Skip to main content
European Commission logo print header

Modelling the response of biodiversity to environmental change

Final Report Summary - RANGESHIFT (Modelling the response of biodiversity to environmental change)

The research objectives of RANGESHIFT were to: develop an integrated landscape permeability modelling framework; determine how the spatial arrangement of landscape, including habitat fragmentation, affects the rate of species range-shifting, the degree of genetic diversity that persists following range shifting and population viability following range shift; and to derive robust decision rules for inclusion of habitats to existing networks.
To achieve these objectives, we utilised the software ‘Rangeshifter’ developed at the University of Aberdeen, which provides an excellent modelling platform for simulation of spatial eco-evolutionary dynamics and species’ responses to environmental changes. The programming effort in the project centred on extending ‘Rangeshifter’’s productivity via efficient batch execution. This was achieved through the development of the package ‘RUnShifter’ that accompanies the main program and allows full control of simulation settings from within the popular ‘R’ statistical environment.
Using these packages, in cooperation with researchers from Forest Research and University of Southampton, we have investigated population response of several artificial species (representing long and short range dispersers and a range of life-history strategies) to various woodland management scenarios (restoration, creation or improvement of forest habitats) on UK-based landscapes with varied habitat compositions. Preliminary results highlight the differences in the velocity of range-expansion of each of the examined “species”, depending on the management strategy and landscape composition. The rate at which the landscape changes can also play significant role for the range expansion process. Importantly, the simulations allow us to quantify the prediction uncertainty of the landscape management strategies.
We also developed an individual-based metapopulation model that incorporates genetics and range of mating systems. With this model, we investigated mutation accumulation during the formation of species range limits. Results of this study illustrate the important role deleterious mutations may play in range formation, and highlight this as an important area for further work, particularly focussing on the potentially conflicting effects that dispersal may have in reducing mutation while simultaneously increasing migration load in marginal populations.
Dispersal is a key factor influencing the speed of range shifting. Theory on the evolution of dispersal has been largely constructed on the assumption that individuals have no knowledge of the possible destinations. In reality, many organisms do not make such blind dispersal decisions. If information is available, individuals can use it in making better decisions, thereby increasing their fitness. Developments incorporating greater realism in modelling dispersal as three stage process (of departure, transient and settlement) are readily extendable to explore the evolution of prospecting behaviour in the context of dispersal. Therefore, we also investigate novel theoretical aspects of dispersal as an informed process. * Knowledge how individuals acquire and use information in order to make more adaptive dispersal decisions is essential for achieving progress in a variety of fields ranging from gene flow and speciation to the global persistence of species in the face of local extinction. Theory suggests that animals may use a combination of genetically encoded and acquired information to guide their behaviour. We looked at how the acquisition and use of information evolves in relation to their costs, as well as at the advantages and effects of utilising Bayesian information updating by the dispersers. We found that informed dispersal strategies may evolve when the costs of information acquisition during prospecting are low but only if there are mortality costs associated with dispersal movements. That is, selection favours informed dispersal strategies when the acquisition and use processes themselves were not expensive. * Under some environmental conditions it is expected that the information stored in the genes may be more useful than under other conditions, where the information an individual acquires itself is more useful. By formulating a model of ‘Bayesian dispersal’ we make an attempt at understanding how much weight should an organism put on the sampling information as opposed to innate information to make optimal settlement decisions under different environmental characteristics, and how well the evolution of these parameters works in terms of individual fitness or population abundance.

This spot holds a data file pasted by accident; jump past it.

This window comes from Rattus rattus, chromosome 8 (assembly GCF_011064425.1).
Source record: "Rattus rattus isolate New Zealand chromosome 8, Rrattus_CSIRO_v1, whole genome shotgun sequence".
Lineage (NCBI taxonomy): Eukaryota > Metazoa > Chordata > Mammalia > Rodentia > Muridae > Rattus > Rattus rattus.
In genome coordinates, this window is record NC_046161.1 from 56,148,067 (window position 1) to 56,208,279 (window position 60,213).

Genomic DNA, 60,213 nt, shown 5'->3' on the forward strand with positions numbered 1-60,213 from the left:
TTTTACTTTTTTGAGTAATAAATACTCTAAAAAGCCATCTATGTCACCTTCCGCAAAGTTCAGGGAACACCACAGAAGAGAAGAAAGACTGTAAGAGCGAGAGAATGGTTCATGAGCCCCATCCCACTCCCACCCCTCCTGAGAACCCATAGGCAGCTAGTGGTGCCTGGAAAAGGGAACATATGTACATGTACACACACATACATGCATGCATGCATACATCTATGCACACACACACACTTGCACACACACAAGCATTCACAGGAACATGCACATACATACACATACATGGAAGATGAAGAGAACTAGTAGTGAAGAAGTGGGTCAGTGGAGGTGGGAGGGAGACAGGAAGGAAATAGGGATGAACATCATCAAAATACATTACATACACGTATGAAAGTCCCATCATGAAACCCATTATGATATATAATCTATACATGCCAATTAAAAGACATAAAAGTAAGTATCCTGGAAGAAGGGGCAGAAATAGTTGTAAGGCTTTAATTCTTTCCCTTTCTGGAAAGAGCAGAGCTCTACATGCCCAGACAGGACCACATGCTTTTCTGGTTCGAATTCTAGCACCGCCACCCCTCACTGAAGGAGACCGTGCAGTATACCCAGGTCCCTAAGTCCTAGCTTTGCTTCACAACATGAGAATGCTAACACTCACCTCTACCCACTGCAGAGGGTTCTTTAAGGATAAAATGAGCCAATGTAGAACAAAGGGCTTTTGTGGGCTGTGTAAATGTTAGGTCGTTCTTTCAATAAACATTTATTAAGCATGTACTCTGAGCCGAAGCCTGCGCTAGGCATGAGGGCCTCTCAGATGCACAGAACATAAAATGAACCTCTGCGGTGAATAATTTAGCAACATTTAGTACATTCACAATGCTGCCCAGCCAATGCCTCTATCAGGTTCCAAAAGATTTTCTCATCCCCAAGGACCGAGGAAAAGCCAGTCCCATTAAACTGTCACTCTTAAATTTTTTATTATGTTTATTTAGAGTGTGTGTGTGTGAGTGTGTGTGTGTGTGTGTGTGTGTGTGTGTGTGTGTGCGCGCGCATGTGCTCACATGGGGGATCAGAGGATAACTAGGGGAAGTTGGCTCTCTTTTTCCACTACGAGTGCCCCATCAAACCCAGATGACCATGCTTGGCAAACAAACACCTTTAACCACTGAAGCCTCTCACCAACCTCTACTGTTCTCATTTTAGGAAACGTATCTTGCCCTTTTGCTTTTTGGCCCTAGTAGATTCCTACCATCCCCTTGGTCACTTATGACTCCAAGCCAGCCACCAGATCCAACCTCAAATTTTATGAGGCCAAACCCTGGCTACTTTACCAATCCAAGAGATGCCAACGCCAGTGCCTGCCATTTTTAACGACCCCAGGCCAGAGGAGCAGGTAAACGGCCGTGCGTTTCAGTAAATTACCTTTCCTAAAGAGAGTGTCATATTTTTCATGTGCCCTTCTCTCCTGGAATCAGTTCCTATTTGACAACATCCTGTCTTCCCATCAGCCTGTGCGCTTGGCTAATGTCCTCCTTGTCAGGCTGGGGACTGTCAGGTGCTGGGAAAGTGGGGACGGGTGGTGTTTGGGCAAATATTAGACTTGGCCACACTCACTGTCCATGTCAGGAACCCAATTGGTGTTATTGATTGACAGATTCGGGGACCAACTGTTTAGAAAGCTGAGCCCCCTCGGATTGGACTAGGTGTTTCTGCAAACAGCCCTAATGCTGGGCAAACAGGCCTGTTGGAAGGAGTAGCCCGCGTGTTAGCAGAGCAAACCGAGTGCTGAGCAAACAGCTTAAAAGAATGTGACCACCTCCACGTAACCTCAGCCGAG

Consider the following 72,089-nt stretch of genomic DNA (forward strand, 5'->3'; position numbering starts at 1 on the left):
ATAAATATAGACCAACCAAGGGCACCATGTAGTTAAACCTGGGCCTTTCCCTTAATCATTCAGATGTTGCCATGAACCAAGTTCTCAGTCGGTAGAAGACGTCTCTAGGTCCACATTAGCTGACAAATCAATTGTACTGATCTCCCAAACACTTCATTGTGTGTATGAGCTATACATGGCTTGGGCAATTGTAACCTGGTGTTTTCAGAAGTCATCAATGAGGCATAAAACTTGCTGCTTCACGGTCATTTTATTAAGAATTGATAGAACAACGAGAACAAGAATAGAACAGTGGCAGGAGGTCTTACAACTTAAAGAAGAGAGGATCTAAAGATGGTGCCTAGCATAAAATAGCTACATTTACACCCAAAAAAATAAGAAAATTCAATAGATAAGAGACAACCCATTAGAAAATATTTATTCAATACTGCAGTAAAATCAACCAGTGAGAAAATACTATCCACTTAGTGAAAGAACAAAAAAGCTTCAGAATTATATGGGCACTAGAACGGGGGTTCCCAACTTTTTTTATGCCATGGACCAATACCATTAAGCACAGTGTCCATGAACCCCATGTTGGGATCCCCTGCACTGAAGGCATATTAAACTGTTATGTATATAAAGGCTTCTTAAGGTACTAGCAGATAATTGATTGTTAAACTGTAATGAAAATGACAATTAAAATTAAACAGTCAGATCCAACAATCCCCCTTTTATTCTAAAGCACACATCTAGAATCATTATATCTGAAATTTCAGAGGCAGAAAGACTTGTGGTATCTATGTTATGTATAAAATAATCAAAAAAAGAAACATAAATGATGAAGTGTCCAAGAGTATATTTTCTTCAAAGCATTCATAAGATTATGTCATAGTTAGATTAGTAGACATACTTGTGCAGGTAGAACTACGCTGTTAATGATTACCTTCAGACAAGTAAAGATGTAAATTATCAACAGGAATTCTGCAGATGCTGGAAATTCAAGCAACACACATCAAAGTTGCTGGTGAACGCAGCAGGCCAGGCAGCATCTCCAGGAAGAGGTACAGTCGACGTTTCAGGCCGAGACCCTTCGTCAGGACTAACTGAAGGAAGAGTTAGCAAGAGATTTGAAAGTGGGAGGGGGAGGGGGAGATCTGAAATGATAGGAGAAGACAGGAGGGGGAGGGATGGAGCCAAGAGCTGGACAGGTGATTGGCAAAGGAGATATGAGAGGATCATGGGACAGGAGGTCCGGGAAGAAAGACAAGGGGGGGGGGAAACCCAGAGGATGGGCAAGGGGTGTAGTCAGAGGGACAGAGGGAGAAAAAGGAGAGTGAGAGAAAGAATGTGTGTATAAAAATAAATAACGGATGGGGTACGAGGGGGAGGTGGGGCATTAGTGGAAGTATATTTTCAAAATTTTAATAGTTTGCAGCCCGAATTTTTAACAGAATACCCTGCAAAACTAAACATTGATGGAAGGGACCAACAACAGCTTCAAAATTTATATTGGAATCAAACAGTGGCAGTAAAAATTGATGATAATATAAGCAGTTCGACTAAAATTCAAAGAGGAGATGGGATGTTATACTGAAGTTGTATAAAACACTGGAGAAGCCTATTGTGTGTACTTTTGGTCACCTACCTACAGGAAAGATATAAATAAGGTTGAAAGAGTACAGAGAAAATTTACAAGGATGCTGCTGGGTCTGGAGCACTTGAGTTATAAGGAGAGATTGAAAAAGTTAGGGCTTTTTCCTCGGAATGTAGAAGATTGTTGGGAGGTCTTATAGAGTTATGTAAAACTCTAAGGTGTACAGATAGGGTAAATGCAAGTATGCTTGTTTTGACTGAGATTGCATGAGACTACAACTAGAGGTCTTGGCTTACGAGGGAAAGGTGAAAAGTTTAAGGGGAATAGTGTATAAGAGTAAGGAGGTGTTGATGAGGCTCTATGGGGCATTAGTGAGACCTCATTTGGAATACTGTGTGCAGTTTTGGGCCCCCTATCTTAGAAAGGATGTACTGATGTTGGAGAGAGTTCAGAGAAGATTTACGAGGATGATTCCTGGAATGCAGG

A valuable effect of the developments in the project is the programming library to facilitate rapid development of individual-based models. A large body of individual-based models (such as the ones mentioned above) share the same or very similar structure and basic elements. They consist of populations of entities carrying some individual properties, these entities are acting and interacting on a spatial grid, reproducing, possibly relocating. Majority of these models, despite having so much in common, have been written from scratch as there is no suitable programming framework available. Responding to this need, a programming library has been put together (“libibmod: a C++ class library for individual-based modelling”: available at ). This library provides a suite of commonly used elements. These include base object classes for spatial grids (landscape), individuals (agents), as well as useful mathematical and statistical functions (e.g. random number distributions), and means for simulation parameter control.